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Meanderings #2: Flotsam and Jetsam. Pain and Panic.

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Blog entry by David Craig posted 06-06-2013 11:44 AM 1084 reads 0 times favorited 11 comments Add to Favorites Watch
« Part 1: No, haven't died, but did go into the light... Part 2 of Meanderings series Part 3: Catching up on Life's events... »

This blog has little to do with woodworking. But it does involve the larger project called Life.

I received some recent emails expressing concern about my whereabouts. To those I have befriended on this site. I give my deepest apologies for falling out of touch and believe I should offer an explanation.

It all started a few months ago. My washing machine started making a horrible sound when spinning. Time researched online indicated that the problem was either due to a bad coupling or a bad washer transmission. The transmission would have normally been the death bell to the washing machine because the repair would normally cost as much as a new washer. I went to the DIY route and found enough online resources to get to the heart of the problem -

An online order of a new gear and pinion and the transmission was fixed for a price more reasonable than paying for repair or replacement.

When performing the repair, though, I had to learn a lesson in anger management. I was in a hurry and was trying to get the washer skin back on. I was in a confined space and the sheet metal got caught on the frame. I gave it a hard jerk but my lower back was what ended up popping and not the sheet metal. I was able to get it fixed but ended up with a lower bulging disk that pressed hard on my sciatic nerve. I had about a week where ice packs and heat ruled my life while I sat with legs propped up on a chair. The back is much healed now but the lesson was definitely learned. Don’t be in a hurry and never lose your temper.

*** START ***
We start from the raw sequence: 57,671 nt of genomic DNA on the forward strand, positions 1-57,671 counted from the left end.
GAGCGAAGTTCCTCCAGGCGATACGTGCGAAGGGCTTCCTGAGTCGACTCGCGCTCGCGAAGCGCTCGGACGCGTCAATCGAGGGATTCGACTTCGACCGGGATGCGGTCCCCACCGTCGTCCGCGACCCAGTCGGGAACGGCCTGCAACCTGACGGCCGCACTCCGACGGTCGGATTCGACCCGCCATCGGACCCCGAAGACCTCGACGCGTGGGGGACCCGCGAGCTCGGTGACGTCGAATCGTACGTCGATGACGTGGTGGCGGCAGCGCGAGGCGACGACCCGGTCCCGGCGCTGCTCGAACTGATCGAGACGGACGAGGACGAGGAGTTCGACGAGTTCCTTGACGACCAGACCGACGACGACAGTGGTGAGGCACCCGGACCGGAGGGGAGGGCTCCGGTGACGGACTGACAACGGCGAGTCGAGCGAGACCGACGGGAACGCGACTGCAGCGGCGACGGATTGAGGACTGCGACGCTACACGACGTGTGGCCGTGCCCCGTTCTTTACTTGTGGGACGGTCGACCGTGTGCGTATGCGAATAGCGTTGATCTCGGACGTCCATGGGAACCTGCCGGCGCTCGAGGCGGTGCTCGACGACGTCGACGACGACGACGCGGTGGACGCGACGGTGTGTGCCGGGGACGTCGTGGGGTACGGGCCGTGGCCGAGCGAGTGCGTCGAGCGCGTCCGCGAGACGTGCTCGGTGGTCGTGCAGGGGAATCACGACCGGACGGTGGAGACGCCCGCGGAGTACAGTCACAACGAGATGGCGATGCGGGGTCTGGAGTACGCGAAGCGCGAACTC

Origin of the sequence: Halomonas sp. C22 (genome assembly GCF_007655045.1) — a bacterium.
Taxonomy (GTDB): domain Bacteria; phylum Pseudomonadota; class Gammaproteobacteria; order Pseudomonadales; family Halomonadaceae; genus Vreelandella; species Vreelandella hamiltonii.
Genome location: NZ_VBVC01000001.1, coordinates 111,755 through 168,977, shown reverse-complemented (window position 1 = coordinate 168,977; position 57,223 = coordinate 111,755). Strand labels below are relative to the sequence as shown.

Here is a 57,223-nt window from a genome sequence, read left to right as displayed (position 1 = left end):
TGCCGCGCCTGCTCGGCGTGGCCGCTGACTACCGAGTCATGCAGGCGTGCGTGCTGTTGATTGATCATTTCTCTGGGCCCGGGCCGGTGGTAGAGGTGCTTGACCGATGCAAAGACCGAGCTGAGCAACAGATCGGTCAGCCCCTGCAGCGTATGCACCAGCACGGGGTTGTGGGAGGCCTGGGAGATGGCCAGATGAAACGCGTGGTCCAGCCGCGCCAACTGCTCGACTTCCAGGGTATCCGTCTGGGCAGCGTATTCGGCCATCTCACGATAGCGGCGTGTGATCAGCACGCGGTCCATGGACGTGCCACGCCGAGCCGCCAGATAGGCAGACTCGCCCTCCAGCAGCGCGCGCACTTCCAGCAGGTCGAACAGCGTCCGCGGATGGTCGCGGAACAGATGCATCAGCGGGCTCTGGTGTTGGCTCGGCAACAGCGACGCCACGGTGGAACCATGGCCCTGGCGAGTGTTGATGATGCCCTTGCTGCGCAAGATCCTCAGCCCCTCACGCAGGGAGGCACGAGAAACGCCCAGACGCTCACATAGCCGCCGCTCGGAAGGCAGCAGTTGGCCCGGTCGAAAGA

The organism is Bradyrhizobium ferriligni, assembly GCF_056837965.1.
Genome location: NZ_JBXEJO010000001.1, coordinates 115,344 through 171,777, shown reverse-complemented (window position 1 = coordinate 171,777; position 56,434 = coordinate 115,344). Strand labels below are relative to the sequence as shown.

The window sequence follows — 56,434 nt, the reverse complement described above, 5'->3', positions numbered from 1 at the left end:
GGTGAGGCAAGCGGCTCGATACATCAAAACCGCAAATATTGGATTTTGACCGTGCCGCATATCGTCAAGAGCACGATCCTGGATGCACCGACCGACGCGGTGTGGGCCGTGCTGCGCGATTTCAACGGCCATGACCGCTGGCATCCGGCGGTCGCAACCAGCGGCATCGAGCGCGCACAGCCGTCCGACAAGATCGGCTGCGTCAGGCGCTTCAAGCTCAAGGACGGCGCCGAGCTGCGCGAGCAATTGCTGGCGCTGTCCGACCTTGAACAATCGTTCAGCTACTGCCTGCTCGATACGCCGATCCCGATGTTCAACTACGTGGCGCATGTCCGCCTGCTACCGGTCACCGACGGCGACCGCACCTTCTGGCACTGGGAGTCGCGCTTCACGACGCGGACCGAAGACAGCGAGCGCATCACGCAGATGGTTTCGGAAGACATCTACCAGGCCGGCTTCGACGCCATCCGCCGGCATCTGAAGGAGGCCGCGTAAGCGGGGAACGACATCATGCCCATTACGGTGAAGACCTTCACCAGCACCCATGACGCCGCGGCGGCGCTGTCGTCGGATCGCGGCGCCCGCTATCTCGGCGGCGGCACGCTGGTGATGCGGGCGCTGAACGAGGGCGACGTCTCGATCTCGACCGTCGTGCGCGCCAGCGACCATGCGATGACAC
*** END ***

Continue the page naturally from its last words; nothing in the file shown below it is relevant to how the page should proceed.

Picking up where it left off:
A couple weeks later. I started getting a bad knocking in my vehicle. I knew it was a rod and I had a very short span of time to deal with that situation. Long story short, I have a new car right now, at a time when I really don’t need a new car payment. Still, the vehicle has a warranty that will carry me through till my youngest graduates and financial support to their mother ends and I can breathe a little easier.

But that isn’t the end of the story.

I came home from my new car purchase to discover this in my basement -

I am not used to seeing my wood pile floating along with my tool boxes. I had my sons that weekend and it was the coldest night of the new spring. The boys were patient while I waded in about a foot and a half of water and hooked up my portable pump and ran hose to the outside to drain out in the yard. My house is old and has gravity drains. Roots had clogged the main line and the nearby river system had overflowed the banks on account of rain. As a result, the freshwater and gray water back loaded in my basement. My house is a definite fixer upper and the basement is my home away from home. Believe me when I say that I would have preferred, by some miracle of gravity defiance, for the water to have floated upside down and gathered in the top floor.

So, for the week following, I had pumped out the water and rented a plumbing router to deal with the roots. The furnace had filled with water but the heater was unaffected. The A/C won’t come on and so I have a bit of work to do with a multimeter to find the offending item and replace it. The water heater was flooded out and I had to replace a bit of black pipe and a thermocoupling that tells the heater that the gas is lit and it is ok to continue delivering fuel to the fire. Not much lost in the flood except a few magazines. The wood dried out ok and any rusted tools were only affected on the surface and a couple minutes with sandpaper made everything as good as before.

But the story still isn’t finished.